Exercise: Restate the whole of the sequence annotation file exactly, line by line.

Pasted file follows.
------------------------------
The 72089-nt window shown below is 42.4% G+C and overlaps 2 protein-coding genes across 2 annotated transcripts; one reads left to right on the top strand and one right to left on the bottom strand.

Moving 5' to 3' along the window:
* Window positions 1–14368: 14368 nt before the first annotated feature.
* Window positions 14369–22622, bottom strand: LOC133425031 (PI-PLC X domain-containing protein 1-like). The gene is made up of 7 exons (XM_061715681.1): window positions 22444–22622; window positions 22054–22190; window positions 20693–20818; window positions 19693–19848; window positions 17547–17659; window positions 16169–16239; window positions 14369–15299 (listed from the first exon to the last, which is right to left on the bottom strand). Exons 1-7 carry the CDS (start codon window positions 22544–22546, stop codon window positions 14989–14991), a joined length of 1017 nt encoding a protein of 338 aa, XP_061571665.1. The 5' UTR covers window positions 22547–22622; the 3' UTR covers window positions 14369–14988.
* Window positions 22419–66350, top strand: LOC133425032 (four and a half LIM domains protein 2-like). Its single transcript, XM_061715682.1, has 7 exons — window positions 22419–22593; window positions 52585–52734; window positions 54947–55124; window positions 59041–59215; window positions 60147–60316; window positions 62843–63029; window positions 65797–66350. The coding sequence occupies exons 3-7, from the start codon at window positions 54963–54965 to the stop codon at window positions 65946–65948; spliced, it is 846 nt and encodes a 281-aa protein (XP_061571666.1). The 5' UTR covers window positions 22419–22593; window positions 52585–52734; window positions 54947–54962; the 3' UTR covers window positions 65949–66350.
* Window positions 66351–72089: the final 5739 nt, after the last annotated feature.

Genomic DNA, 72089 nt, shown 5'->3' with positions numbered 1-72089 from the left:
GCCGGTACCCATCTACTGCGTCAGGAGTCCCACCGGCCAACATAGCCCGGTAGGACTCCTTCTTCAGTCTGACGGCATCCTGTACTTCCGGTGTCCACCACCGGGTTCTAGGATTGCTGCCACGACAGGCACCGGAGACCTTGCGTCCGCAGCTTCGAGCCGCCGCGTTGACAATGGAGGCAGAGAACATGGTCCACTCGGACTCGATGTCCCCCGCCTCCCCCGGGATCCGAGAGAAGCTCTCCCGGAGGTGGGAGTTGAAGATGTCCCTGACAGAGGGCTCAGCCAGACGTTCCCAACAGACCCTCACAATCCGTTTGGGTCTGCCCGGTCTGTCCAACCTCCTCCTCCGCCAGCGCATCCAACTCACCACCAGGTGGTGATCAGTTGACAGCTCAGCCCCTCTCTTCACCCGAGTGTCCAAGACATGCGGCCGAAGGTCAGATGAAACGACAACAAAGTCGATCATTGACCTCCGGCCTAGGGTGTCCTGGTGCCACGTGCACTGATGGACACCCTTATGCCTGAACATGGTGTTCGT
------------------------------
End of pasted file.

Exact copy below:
The 72089-nt window shown below is 42.4% G+C and overlaps 2 protein-coding genes across 2 annotated transcripts; one reads left to right on the top strand and one right to left on the bottom strand.

Moving 5' to 3' along the window:
* Window positions 1–14368: 14368 nt before the first annotated feature.
* Window positions 14369–22622, bottom strand: LOC133425031 (PI-PLC X domain-containing protein 1-like). The gene is made up of 7 exons (XM_061715681.1): window positions 22444–22622; window positions 22054–22190; window positions 20693–20818; window positions 19693–19848; window positions 17547–17659; window positions 16169–16239; window positions 14369–15299 (listed from the first exon to the last, which is right to left on the bottom strand). Exons 1-7 carry the CDS (start codon window positions 22544–22546, stop codon window positions 14989–14991), a joined length of 1017 nt encoding a protein of 338 aa, XP_061571665.1. The 5' UTR covers window positions 22547–22622; the 3' UTR covers window positions 14369–14988.
* Window positions 22419–66350, top strand: LOC133425032 (four and a half LIM domains protein 2-like). Its single transcript, XM_061715682.1, has 7 exons — window positions 22419–22593; window positions 52585–52734; window positions 54947–55124; window positions 59041–59215; window positions 60147–60316; window positions 62843–63029; window positions 65797–66350. The coding sequence occupies exons 3-7, from the start codon at window positions 54963–54965 to the stop codon at window positions 65946–65948; spliced, it is 846 nt and encodes a 281-aa protein (XP_061571666.1). The 5' UTR covers window positions 22419–22593; window positions 52585–52734; window positions 54947–54962; the 3' UTR covers window positions 65949–66350.
* Window positions 66351–72089: the final 5739 nt, after the last annotated feature.

Genomic DNA, 72089 nt, shown 5'->3' with positions numbered 1-72089 from the left:
GCCGGTACCCATCTACTGCGTCAGGAGTCCCACCGGCCAACATAGCCCGGTAGGACTCCTTCTTCAGTCTGACGGCATCCTGTACTTCCGGTGTCCACCACCGGGTTCTAGGATTGCTGCCACGACAGGCACCGGAGACCTTGCGTCCGCAGCTTCGAGCCGCCGCGTTGACAATGGAGGCAGAGAACATGGTCCACTCGGACTCGATGTCCCCCGCCTCCCCCGGGATCCGAGAGAAGCTCTCCCGGAGGTGGGAGTTGAAGATGTCCCTGACAGAGGGCTCAGCCAGACGTTCCCAACAGACCCTCACAATCCGTTTGGGTCTGCCCGGTCTGTCCAACCTCCTCCTCCGCCAGCGCATCCAACTCACCACCAGGTGGTGATCAGTTGACAGCTCAGCCCCTCTCTTCACCCGAGTGTCCAAGACATGCGGCCGAAGGTCAGATGAAACGACAACAAAGTCGATCATTGACCTCCGGCCTAGGGTGTCCTGGTGCCACGTGCACTGATGGACACCCTTATGCCTGAACATGGTGTTCGT